Most APIs are not documented and many of the APIs that are documented are not documented accurately. Across the industry, we're seeing exponential growth in the number of internal, external and partner APIs.
But how can we keep up with this explosion of new services? We have to make well documented APIs the default.
Start your API server using Optic's 'api start' command.
You can think of Optic as a side-car that documents your API as you develop it. You can run it while developing on localhost or in your development environment.
Using traffic to document the API, ensures that the spec describes API's actual behavior.
Developers do not like writing docs, and they especially don't like updating their API specs manually. Optic makes updating your API spec almost automatic. Similar to how Git can generate a diff of your file system, Optic can show you a diff of your API contract.
Whenever Optic observes your API behaving in a way that deviates from the API's spec, it notifies you in real-time.
It's then up to you to Approve these changes to your spec (merge). This makes updating your API spec as easy as a few mouse clicks.
If you accidentally introduced a bug to your API, you may catch it here. Let's say you started returning a sensitive field in a response -- Optic catches this in the diff and lets you mark it as a bug.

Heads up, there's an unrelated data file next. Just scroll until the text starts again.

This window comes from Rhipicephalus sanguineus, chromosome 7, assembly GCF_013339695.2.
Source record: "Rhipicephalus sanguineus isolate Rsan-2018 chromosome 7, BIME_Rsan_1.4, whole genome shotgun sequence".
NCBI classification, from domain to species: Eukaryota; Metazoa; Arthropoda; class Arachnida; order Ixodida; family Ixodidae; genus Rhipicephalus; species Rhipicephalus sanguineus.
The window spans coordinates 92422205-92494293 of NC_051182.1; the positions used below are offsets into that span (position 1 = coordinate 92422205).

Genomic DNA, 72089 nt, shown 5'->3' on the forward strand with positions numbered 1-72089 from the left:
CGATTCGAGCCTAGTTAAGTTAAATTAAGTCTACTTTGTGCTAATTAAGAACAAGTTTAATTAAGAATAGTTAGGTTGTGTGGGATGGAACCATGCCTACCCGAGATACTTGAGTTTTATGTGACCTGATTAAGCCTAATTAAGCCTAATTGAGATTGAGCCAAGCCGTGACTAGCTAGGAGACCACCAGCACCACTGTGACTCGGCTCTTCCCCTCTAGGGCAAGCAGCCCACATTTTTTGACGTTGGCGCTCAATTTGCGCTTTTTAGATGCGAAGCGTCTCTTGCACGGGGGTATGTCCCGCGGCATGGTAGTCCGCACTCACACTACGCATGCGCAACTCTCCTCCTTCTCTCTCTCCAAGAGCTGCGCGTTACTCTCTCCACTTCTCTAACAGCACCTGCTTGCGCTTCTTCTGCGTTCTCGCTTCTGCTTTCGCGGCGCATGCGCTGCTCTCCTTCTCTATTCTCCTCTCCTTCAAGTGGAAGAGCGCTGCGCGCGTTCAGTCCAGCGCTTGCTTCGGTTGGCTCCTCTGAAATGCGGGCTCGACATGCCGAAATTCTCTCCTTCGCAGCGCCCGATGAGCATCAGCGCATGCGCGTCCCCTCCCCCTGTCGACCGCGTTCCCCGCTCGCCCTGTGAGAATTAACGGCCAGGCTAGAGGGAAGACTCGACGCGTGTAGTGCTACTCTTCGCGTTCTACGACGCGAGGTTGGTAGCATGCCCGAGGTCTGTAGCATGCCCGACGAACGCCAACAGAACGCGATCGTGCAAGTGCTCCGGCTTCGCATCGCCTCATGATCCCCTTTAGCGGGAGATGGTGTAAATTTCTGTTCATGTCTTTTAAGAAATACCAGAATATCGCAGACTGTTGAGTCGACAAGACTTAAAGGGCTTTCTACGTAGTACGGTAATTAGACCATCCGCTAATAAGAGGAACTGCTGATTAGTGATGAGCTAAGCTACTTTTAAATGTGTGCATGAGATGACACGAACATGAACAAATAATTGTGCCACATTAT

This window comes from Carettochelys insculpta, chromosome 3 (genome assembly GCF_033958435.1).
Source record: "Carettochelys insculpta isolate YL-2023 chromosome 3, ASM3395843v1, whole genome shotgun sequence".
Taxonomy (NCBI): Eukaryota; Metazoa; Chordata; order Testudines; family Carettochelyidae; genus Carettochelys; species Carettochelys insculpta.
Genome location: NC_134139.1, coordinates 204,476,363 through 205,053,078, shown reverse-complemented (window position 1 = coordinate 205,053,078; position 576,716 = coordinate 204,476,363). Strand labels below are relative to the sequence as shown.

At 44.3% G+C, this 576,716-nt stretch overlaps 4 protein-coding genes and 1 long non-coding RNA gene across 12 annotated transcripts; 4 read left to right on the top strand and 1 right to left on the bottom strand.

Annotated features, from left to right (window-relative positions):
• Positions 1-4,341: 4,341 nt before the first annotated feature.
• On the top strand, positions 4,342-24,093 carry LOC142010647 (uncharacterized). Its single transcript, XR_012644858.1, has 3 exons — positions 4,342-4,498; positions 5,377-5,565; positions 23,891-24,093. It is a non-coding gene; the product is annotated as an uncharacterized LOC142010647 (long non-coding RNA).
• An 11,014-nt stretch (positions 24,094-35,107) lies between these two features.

Many teams choose to define their API's contract before building the service. Optic ships a beautiful API designer. There are powerful features built-in that help teams enforce their API standards for security and conformity.
In design-first mode, you can model your API visually. Then when it comes time for implementation, Optic gives the developers live feedback to help them debug code and track their progress against the new requirements. Optic also tags different endpoints based on their status and lifecycle. For example, all your endpoints are automatically tagged as 'Designed', 'Implemented', or 'Breaks Contract'.
Optic works with any Restful API written in any language / API framework. The side-car architecture makes it portable so you can run it in development, locally, or to catch issues/validate contracts in production (talk to us about this if you're interested).
All you have to do is switch one behavior: start using the 'api start' command.
Developing your APIs with Optic running is like having a pair-programmer that's only concerned with making sure your API contracts are documented and implemented by the clients and the server.
Because Optic runs in real-time, your API's contracts will always be up-to-date and you're protected against making breaking changes to your API contracts.
We'd love to hear your feedback and, if you're interested, help you setup Optic for one of your APIs.
Thanks for reading! Let's work together to get every API documented.